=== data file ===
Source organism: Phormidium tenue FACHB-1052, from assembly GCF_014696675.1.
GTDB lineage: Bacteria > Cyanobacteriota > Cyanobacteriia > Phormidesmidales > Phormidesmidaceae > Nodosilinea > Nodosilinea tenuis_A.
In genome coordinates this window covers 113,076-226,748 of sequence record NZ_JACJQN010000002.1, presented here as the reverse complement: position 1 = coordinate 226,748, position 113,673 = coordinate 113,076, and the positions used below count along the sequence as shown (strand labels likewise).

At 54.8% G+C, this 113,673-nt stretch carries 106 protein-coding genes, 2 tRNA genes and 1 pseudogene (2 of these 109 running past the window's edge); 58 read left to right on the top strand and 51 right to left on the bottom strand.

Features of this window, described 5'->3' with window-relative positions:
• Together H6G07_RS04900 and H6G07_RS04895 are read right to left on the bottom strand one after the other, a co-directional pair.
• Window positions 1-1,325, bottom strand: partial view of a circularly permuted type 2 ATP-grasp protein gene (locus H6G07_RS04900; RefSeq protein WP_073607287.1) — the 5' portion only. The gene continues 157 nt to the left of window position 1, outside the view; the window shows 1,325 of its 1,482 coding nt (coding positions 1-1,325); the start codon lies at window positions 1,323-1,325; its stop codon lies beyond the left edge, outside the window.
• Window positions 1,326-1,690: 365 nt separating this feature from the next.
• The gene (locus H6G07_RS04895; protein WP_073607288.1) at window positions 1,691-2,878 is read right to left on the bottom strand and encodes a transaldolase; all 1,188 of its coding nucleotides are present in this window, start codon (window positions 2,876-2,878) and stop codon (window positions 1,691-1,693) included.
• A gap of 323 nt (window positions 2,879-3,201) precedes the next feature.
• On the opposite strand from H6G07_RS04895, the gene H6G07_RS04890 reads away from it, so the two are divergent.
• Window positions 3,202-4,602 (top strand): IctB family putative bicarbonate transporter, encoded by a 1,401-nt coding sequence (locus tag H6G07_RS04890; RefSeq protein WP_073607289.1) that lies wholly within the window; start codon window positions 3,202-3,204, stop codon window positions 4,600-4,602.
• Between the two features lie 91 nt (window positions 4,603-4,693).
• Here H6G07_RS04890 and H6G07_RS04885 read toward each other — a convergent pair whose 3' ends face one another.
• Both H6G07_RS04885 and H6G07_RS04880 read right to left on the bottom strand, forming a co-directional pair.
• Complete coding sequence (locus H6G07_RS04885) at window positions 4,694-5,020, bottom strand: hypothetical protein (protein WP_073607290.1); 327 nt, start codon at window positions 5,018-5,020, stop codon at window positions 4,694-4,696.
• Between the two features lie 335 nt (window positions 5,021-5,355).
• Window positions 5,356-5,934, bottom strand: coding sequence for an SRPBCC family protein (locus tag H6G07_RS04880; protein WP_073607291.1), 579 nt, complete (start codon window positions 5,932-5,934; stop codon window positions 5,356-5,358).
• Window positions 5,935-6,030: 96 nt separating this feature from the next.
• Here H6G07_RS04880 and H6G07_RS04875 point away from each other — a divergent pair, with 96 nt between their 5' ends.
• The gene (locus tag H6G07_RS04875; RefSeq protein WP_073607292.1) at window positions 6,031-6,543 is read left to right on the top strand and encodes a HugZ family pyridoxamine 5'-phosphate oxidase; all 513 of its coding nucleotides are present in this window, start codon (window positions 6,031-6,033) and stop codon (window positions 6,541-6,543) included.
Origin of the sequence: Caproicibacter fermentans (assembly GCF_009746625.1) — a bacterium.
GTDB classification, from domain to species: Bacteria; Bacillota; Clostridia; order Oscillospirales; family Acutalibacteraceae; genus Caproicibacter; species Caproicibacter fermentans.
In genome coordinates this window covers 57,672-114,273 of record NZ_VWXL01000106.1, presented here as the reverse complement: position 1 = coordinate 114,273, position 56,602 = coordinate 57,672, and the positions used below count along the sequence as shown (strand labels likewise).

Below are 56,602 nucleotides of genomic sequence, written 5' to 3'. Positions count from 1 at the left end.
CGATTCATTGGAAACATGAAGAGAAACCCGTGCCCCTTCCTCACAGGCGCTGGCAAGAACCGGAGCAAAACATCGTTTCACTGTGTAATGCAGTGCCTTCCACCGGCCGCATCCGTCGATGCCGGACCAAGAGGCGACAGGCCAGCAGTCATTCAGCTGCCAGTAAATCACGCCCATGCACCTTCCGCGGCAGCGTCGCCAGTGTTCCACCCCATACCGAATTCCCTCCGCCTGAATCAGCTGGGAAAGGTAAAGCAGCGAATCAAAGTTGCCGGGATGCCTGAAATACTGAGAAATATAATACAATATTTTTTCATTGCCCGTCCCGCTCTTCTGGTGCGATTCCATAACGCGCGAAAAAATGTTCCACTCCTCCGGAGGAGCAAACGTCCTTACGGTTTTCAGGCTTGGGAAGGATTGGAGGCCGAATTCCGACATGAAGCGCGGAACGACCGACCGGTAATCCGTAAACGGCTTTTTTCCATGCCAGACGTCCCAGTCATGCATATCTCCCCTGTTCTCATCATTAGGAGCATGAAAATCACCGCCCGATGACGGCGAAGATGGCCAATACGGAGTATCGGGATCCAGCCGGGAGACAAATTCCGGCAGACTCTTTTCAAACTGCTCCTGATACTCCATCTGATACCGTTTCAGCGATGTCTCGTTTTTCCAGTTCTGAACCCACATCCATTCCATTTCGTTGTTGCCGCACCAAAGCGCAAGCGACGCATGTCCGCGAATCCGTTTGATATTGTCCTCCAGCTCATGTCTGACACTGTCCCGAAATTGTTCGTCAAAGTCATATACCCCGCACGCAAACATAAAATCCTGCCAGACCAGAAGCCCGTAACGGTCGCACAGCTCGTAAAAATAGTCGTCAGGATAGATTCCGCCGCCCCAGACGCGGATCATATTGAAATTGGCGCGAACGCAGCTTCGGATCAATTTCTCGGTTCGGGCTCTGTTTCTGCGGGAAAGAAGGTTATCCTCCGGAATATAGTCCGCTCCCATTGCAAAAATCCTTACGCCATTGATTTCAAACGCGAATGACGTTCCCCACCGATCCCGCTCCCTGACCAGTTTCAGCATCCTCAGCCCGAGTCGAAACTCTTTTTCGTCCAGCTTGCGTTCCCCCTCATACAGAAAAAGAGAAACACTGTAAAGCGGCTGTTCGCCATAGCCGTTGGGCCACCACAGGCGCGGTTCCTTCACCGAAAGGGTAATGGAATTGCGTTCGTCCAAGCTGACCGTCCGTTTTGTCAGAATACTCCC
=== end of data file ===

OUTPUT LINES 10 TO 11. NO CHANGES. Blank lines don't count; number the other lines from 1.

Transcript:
• A gap of 323 nt (window positions 2,879-3,201) precedes the next feature.
• On the opposite strand from H6G07_RS04895, the gene H6G07_RS04890 reads away from it, so the two are divergent.